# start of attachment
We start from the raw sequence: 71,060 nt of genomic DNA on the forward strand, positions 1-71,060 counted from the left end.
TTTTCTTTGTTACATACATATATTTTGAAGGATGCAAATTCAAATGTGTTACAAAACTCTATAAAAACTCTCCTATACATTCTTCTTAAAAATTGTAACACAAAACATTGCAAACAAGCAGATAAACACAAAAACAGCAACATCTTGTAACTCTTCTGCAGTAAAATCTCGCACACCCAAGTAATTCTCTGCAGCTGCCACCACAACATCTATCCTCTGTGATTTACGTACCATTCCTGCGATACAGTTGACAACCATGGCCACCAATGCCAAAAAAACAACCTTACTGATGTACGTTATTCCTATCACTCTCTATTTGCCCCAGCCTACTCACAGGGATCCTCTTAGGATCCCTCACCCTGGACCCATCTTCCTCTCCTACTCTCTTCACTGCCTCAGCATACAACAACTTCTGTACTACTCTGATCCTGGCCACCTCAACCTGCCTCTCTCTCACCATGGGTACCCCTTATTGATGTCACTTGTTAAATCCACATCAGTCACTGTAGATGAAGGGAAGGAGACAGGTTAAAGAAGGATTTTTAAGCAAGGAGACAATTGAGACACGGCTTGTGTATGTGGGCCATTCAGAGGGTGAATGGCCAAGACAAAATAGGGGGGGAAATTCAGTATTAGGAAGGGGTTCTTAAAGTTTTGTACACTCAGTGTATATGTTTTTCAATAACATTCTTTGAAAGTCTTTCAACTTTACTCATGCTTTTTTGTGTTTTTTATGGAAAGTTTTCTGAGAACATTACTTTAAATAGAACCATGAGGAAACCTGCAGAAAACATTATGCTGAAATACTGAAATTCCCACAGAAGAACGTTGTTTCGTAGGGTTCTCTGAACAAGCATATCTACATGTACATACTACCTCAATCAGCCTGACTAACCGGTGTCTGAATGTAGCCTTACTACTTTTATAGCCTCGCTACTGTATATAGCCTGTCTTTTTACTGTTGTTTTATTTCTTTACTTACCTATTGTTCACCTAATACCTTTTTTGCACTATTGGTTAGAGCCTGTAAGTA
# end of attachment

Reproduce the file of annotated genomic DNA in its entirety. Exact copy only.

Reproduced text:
We start from the raw sequence: 71,060 nt of genomic DNA on the forward strand, positions 1-71,060 counted from the left end.
TTTTCTTTGTTACATACATATATTTTGAAGGATGCAAATTCAAATGTGTTACAAAACTCTATAAAAACTCTCCTATACATTCTTCTTAAAAATTGTAACACAAAACATTGCAAACAAGCAGATAAACACAAAAACAGCAACATCTTGTAACTCTTCTGCAGTAAAATCTCGCACACCCAAGTAATTCTCTGCAGCTGCCACCACAACATCTATCCTCTGTGATTTACGTACCATTCCTGCGATACAGTTGACAACCATGGCCACCAATGCCAAAAAAACAACCTTACTGATGTACGTTATTCCTATCACTCTCTATTTGCCCCAGCCTACTCACAGGGATCCTCTTAGGATCCCTCACCCTGGACCCATCTTCCTCTCCTACTCTCTTCACTGCCTCAGCATACAACAACTTCTGTACTACTCTGATCCTGGCCACCTCAACCTGCCTCTCTCTCACCATGGGTACCCCTTATTGATGTCACTTGTTAAATCCACATCAGTCACTGTAGATGAAGGGAAGGAGACAGGTTAAAGAAGGATTTTTAAGCAAGGAGACAATTGAGACACGGCTTGTGTATGTGGGCCATTCAGAGGGTGAATGGCCAAGACAAAATAGGGGGGGAAATTCAGTATTAGGAAGGGGTTCTTAAAGTTTTGTACACTCAGTGTATATGTTTTTCAATAACATTCTTTGAAAGTCTTTCAACTTTACTCATGCTTTTTTGTGTTTTTTATGGAAAGTTTTCTGAGAACATTACTTTAAATAGAACCATGAGGAAACCTGCAGAAAACATTATGCTGAAATACTGAAATTCCCACAGAAGAACGTTGTTTCGTAGGGTTCTCTGAACAAGCATATCTACATGTACATACTACCTCAATCAGCCTGACTAACCGGTGTCTGAATGTAGCCTTACTACTTTTATAGCCTCGCTACTGTATATAGCCTGTCTTTTTACTGTTGTTTTATTTCTTTACTTACCTATTGTTCACCTAATACCTTTTTTGCACTATTGGTTAGAGCCTGTAAGTA